Wow, I just read my post up above and I guess I was a little redundant, uh? Sorry gang.

Last edited by brUNO : 06-02-2009 at 01:26 PM. Reason: The department of redundancy depatment

Bruno
"A warrior is not about perfection or victory or invulnerability. He's about absolute vulnerability."
- Socrates
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Old 06-02-2009, 01:35 PM   #105
Chris Li
 
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Re: Qi & Ki, To-mate-toe & To-mah-toe

Quote:
Brent Smith wrote: View Post
A point of history that might be interesting is that Aikido was founded @ circa 1942. Post war Japan was very limited to Martial Arts practice and most ryu were banned, dissolved, or they retreated into secret practice. So what do you do to keep your martial art (distilled from ancient Daitoryu) from being banned?
""Oh, this? Uh, it's "The Way of Peace and Harmony" let us demonstrate."" ""Well, that doesn't sound too threatening, does it? It can't be too dangerous with a name like that, you may continue your practice, if you show us how to do it.""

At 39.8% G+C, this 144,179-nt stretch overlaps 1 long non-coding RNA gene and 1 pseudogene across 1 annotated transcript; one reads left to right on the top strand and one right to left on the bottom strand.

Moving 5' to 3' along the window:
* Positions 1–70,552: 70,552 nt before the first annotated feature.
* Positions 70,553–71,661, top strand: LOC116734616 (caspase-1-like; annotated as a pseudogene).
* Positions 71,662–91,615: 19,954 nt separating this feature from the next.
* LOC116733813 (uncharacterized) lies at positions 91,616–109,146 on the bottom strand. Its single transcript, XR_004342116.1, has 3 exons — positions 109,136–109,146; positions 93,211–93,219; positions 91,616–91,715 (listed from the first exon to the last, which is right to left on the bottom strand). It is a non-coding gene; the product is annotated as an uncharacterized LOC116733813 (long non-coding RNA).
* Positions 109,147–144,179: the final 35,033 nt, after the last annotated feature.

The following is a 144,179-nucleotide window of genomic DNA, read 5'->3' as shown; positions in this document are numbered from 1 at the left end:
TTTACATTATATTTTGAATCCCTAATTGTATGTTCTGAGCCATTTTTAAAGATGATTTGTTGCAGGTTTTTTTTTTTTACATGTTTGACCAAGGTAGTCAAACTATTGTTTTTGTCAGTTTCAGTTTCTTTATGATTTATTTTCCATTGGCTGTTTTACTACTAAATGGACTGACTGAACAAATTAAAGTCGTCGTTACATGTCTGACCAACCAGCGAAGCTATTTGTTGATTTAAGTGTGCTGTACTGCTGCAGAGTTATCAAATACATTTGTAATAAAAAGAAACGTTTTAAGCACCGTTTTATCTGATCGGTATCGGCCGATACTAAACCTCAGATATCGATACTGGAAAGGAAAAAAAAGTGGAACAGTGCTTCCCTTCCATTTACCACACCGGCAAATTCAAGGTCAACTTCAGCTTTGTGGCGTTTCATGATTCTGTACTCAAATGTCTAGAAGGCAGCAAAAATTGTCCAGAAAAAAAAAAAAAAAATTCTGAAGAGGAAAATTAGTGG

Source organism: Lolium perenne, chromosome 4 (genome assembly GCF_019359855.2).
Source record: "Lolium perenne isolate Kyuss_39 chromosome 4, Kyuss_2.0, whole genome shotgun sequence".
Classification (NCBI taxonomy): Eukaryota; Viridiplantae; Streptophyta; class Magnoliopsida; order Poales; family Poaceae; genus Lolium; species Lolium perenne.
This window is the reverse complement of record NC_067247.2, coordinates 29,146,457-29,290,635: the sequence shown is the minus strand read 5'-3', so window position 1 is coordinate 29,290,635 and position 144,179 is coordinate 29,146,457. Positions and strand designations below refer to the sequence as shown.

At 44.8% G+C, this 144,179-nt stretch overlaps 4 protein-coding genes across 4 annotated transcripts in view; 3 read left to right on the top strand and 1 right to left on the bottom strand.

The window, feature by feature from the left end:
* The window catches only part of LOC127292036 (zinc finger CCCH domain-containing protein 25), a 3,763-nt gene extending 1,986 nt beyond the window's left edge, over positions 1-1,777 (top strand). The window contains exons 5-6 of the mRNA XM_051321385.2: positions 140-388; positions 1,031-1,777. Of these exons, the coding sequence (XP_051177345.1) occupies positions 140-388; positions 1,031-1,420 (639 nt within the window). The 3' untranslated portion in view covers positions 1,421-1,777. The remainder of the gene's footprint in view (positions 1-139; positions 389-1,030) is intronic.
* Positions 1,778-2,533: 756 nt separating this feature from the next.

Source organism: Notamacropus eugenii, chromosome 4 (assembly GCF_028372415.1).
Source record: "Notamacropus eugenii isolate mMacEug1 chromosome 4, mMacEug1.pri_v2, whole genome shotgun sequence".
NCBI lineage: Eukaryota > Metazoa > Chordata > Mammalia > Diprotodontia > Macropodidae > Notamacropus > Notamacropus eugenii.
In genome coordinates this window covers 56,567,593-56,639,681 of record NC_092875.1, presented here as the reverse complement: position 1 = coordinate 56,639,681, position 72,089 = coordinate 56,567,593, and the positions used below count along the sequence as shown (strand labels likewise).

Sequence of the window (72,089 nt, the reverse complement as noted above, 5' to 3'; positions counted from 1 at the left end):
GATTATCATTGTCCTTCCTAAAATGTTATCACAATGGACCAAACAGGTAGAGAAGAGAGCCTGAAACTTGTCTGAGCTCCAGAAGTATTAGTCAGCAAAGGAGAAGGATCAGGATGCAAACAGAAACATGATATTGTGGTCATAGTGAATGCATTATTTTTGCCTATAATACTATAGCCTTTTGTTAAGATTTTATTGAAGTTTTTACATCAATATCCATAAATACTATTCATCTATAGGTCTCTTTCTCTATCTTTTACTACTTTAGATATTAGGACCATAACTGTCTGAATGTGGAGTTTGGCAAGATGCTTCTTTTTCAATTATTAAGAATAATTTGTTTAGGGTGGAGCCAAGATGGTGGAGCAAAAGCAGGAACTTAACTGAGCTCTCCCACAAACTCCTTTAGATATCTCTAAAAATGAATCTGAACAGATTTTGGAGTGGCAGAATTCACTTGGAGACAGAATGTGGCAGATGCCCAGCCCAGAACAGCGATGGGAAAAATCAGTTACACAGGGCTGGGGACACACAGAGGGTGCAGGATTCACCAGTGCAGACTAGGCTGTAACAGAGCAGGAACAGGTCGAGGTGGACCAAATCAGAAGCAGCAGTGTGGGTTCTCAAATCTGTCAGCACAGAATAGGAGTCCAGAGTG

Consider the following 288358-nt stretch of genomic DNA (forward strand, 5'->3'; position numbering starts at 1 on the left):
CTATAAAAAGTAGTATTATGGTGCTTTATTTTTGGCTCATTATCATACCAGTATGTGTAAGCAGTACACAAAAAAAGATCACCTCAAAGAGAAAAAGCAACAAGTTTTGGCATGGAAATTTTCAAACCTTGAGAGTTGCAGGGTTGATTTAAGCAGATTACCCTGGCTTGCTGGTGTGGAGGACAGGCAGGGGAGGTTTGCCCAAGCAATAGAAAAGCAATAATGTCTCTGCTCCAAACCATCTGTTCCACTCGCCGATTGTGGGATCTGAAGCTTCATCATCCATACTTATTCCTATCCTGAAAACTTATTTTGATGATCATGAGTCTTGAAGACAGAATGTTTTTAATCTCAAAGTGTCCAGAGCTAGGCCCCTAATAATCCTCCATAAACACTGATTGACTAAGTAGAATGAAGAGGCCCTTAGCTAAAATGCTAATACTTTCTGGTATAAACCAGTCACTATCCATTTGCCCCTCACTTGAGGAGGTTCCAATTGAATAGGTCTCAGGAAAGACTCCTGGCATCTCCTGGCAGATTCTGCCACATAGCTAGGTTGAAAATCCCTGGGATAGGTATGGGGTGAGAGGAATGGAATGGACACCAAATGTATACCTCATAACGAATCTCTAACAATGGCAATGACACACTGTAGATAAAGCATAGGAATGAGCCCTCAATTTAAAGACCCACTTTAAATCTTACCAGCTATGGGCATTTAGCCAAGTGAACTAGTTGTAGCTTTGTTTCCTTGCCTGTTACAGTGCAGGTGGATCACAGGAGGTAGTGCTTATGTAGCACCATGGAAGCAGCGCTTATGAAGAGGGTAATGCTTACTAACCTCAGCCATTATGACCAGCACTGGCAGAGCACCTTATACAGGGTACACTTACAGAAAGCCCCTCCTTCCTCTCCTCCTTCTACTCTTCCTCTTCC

The name "Aikido" was adopted to conform to the pre-war Dai Nihon Butokukai guidelines - 1942 was well before the war ended.

In any case there was never a general ban on martial arts post-war Japan, that's a common misconception. There was a prohibition against martial arts training as part of school curriculum, that's all. Of course, a lot of people were too busy looking for food to think about training in the years immediately following the war.

Best,

Chris

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Old 03-17-2010, 07:03 AM   #106
bulevardi
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Re: what does religion say about ki?

Quote:
Mal Smith wrote: View Post
but i was just thinking that ki is kind of a complicated subject and i was also thinking that most christians would get upset with people if they said that ki was real. are there any christians out there that could share their veiws???
I get upset when a christian claims his God is real.
One who believes in God, already lost his mind in this reality.

Anyway, what does the Scientology church say about Ki?